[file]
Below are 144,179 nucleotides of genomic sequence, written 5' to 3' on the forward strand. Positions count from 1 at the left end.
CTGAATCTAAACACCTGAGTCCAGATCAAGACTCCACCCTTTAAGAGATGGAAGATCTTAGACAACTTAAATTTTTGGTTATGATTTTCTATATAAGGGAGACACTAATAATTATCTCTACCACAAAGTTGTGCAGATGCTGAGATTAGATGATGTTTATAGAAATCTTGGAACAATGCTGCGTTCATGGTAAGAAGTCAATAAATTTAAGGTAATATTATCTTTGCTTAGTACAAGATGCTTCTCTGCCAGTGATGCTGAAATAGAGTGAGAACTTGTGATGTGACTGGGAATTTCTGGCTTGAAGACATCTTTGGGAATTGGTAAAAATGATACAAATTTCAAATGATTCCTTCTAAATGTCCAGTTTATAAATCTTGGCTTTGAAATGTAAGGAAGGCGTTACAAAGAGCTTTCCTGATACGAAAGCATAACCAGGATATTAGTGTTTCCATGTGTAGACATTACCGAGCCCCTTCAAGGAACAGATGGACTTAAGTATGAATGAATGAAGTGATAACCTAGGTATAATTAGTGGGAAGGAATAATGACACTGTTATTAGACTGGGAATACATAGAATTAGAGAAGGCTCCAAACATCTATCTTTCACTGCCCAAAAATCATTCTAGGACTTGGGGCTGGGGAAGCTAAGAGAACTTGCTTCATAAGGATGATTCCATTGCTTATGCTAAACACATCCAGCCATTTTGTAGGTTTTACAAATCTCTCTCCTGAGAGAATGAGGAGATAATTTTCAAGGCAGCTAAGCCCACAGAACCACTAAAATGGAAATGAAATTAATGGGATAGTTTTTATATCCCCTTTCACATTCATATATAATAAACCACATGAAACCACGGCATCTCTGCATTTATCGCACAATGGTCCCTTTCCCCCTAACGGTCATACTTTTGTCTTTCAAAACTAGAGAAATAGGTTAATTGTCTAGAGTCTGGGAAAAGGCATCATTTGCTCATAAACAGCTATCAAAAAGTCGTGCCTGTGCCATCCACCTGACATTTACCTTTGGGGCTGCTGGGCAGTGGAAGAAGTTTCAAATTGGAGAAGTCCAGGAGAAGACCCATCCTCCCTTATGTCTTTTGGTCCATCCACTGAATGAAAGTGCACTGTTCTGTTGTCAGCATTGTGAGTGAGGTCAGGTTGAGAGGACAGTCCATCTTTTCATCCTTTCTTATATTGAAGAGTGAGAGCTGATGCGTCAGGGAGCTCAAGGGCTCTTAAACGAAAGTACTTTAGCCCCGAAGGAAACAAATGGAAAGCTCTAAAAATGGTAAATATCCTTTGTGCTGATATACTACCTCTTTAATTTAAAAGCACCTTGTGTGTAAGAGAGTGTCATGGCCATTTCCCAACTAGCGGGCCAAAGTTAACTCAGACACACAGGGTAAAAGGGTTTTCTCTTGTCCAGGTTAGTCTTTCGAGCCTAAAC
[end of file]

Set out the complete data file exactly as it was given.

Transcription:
Below are 144,179 nucleotides of genomic sequence, written 5' to 3' on the forward strand. Positions count from 1 at the left end.
CTGAATCTAAACACCTGAGTCCAGATCAAGACTCCACCCTTTAAGAGATGGAAGATCTTAGACAACTTAAATTTTTGGTTATGATTTTCTATATAAGGGAGACACTAATAATTATCTCTACCACAAAGTTGTGCAGATGCTGAGATTAGATGATGTTTATAGAAATCTTGGAACAATGCTGCGTTCATGGTAAGAAGTCAATAAATTTAAGGTAATATTATCTTTGCTTAGTACAAGATGCTTCTCTGCCAGTGATGCTGAAATAGAGTGAGAACTTGTGATGTGACTGGGAATTTCTGGCTTGAAGACATCTTTGGGAATTGGTAAAAATGATACAAATTTCAAATGATTCCTTCTAAATGTCCAGTTTATAAATCTTGGCTTTGAAATGTAAGGAAGGCGTTACAAAGAGCTTTCCTGATACGAAAGCATAACCAGGATATTAGTGTTTCCATGTGTAGACATTACCGAGCCCCTTCAAGGAACAGATGGACTTAAGTATGAATGAATGAAGTGATAACCTAGGTATAATTAGTGGGAAGGAATAATGACACTGTTATTAGACTGGGAATACATAGAATTAGAGAAGGCTCCAAACATCTATCTTTCACTGCCCAAAAATCATTCTAGGACTTGGGGCTGGGGAAGCTAAGAGAACTTGCTTCATAAGGATGATTCCATTGCTTATGCTAAACACATCCAGCCATTTTGTAGGTTTTACAAATCTCTCTCCTGAGAGAATGAGGAGATAATTTTCAAGGCAGCTAAGCCCACAGAACCACTAAAATGGAAATGAAATTAATGGGATAGTTTTTATATCCCCTTTCACATTCATATATAATAAACCACATGAAACCACGGCATCTCTGCATTTATCGCACAATGGTCCCTTTCCCCCTAACGGTCATACTTTTGTCTTTCAAAACTAGAGAAATAGGTTAATTGTCTAGAGTCTGGGAAAAGGCATCATTTGCTCATAAACAGCTATCAAAAAGTCGTGCCTGTGCCATCCACCTGACATTTACCTTTGGGGCTGCTGGGCAGTGGAAGAAGTTTCAAATTGGAGAAGTCCAGGAGAAGACCCATCCTCCCTTATGTCTTTTGGTCCATCCACTGAATGAAAGTGCACTGTTCTGTTGTCAGCATTGTGAGTGAGGTCAGGTTGAGAGGACAGTCCATCTTTTCATCCTTTCTTATATTGAAGAGTGAGAGCTGATGCGTCAGGGAGCTCAAGGGCTCTTAAACGAAAGTACTTTAGCCCCGAAGGAAACAAATGGAAAGCTCTAAAAATGGTAAATATCCTTTGTGCTGATATACTACCTCTTTAATTTAAAAGCACCTTGTGTGTAAGAGAGTGTCATGGCCATTTCCCAACTAGCGGGCCAAAGTTAACTCAGACACACAGGGTAAAAGGGTTTTCTCTTGTCCAGGTTAGTCTTTCGAGCCTAAAC